August 6-8, 2001
volume 12, no. 140

Events throughout Church History that occurred between August 6th and 8th

Historical Events in Church Annals for August 6th:

Feast of the Transfiguration

  • 258 A.D.
  • Death of Pope Saint Sixtus II, 24th successor of Peter who died of martyrdom at the hands of the Roman Emperor Valerian. During his one year pontificate he effected the translation of the mortal remains of Satint Peter and Saint Paul and introduced the Latin exclamation "Deo Gratias." Though he died on this day, his feast day is celebrated the next day. For more see, DAILY LITURGY

  • 1221 A.D.
  • Death of Saint Dominic, founder of the Order of Preachers, commonly known as the Dominicans. Born in Calaruega, Spain, it was Dominic to whom the Blessed Mother bestowed the Rosary. He dedicated his life and order to fighting the heresy of Albigensianism. Canonized in 1234 by Pope Gregory IX. Though he also died on this day, his feast day is celebrated the day after next on August 8th. For more see, DAILY LITURGY

  • 1459 A.D.
  • Death of Pope Calixtus III, 209th successor of Peter. Born in Jativa, Spain, his three year papacy is known for ordering the universal ringing of the bells for the Angelus at noon every day and for instituting the feast of the Transfiguration which we celebrate on this day. He also brought about the growth of the faith to Scandinavia.

  • 1978 A.D.
  • Death of Pope Paul VI, 262nd successor of Peter, whose pontificate lasted 15 years. It was Paul VI who forged onward with a progressive bent and brought the Second Vatican Council to its conclusion on the Solemnity of the Immaculate Conception in 1965. In 1975 he celebrated the 25th Jubilee. He also instituted the Bishops Synods and allowed clerical dress other than cassocks to be worn by priests, thus relaxing even further the disciplines of the Church. As might be expected, many abused that privilege, becoming ashamed to wear the Roman Collar. One of the few tributes to his pontificate was the masterful encyclical Humanae Vitae which was scorned by so many and began the split within the Church between those who remain loyal to the teachings of the Church and those who choose to disobey and follow their own will.

  • 1993 A.D.
  • Pope John Paul II releases his tenth encyclical on the fundamental questions on the Church's moral teachings called Veritatis Splendor - "The Splendor of Truth." This great document raised the importance of remainng loyal to all God has passed down and a reinforcement of the Church's unchangeable moral doctrines. Despite the affluence of modern thought, the truths of the Church remained constant over the test of time, continue to do so and will always be so as Our Lord promised in Matthew 16: 15-18 and Matthew 28: 20.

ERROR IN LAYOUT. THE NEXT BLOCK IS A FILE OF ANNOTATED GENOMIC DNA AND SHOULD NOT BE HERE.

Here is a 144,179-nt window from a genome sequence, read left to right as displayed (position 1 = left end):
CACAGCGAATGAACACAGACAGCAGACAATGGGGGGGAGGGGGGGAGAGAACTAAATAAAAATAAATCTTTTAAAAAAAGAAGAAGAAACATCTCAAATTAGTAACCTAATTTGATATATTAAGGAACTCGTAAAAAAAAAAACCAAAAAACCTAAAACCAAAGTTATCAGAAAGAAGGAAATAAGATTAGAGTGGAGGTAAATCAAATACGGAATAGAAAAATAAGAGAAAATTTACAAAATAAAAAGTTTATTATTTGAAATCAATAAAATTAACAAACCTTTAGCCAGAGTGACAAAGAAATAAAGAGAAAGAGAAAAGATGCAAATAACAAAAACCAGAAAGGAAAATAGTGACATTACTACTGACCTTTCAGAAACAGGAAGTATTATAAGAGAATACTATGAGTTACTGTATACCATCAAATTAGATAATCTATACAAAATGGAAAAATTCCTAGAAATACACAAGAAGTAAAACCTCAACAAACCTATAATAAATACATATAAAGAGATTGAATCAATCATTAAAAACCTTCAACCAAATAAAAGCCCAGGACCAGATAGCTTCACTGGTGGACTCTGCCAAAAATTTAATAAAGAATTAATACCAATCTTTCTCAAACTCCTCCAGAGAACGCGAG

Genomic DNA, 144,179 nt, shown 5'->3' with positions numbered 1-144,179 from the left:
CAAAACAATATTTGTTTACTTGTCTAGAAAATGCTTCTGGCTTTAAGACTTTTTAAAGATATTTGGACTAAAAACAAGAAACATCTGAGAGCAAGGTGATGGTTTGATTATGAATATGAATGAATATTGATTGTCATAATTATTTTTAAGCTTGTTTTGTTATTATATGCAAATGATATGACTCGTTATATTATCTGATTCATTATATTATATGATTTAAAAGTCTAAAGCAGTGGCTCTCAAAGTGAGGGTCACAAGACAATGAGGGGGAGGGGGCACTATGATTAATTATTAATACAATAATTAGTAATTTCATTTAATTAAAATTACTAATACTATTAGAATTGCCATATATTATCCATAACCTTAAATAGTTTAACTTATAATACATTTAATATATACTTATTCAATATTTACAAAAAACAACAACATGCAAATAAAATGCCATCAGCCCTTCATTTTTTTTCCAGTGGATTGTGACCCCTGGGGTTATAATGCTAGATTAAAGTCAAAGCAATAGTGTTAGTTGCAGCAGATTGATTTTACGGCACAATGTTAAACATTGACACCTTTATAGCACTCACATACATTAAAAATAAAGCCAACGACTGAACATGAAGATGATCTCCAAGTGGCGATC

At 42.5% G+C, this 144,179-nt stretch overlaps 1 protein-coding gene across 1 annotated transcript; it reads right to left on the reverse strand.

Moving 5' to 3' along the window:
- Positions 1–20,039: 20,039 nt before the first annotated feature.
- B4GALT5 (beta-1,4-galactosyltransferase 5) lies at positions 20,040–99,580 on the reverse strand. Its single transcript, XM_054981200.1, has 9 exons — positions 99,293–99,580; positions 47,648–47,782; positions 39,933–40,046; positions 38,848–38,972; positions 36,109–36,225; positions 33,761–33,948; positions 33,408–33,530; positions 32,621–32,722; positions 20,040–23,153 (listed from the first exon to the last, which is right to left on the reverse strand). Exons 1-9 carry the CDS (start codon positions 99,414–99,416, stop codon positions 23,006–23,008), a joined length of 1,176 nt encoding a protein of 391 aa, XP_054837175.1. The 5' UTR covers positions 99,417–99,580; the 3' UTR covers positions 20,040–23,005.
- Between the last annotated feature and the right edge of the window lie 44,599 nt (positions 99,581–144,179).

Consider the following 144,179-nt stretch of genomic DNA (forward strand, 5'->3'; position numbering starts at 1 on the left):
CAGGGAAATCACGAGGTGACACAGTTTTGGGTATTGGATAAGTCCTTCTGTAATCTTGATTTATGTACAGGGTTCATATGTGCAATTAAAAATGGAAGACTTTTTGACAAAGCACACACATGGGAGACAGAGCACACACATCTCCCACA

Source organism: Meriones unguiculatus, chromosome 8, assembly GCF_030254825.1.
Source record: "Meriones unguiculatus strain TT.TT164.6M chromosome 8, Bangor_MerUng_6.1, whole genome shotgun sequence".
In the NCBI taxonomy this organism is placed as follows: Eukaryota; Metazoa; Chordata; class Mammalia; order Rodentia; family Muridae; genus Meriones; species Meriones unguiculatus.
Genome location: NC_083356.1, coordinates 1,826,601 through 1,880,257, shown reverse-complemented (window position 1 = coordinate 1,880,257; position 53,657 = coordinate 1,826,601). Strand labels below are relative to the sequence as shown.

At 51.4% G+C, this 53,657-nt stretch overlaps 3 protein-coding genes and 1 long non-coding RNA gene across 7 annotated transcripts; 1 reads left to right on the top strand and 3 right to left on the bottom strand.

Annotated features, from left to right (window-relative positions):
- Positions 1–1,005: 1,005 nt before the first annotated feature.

Historical Events in Church Annals for August 7th:

  • 1547 A.D.
  • Death of Saint Cajetan, priest and religious founder. He is also known as Gaetano, a great Catholic reformer whose reforms were used largely as the platform for the Council of Trent after his death. He was canonized by Pope Clement X in 1671. For more see, DAILY LITURGY

  • 1471 A.D.
  • Death of Saint Thomas a Kempis, author of the timeless inspirational "Imitation of Christ."

Historical Events in Church Annals for August 8th:

  • 676 A.D.
  • Death of Saint Colman of Lindisfarne, an Irish monk and abbot who studied under Saint Columba and founded two monasteries on the emerald isle. He was a staunch defender of the faith as well as the Celtic ecclesiastical practices and liturgy which eventually lost out to the Roman liturgy.

  • 1308 A.D.
  • Pope Clement V, operating out of Avignon, calls witnesses forth to testify against the Templars regarding heresies and misappropriation of Church funds and properties. The Knights Templars had been a solid foundation during the crusades but turned their spirituality toward materialism and fell out of favor with the Church.

  • 1347 A.D.
  • Queen Joanna, matriarch of Naples, rules that a brothel should be opened to the public against the strong condemnation of the cultured and virtuous Pope Clement VI.

August 6-8, 2001
volume 12, no. 140
TIME CAPSULES in Church History
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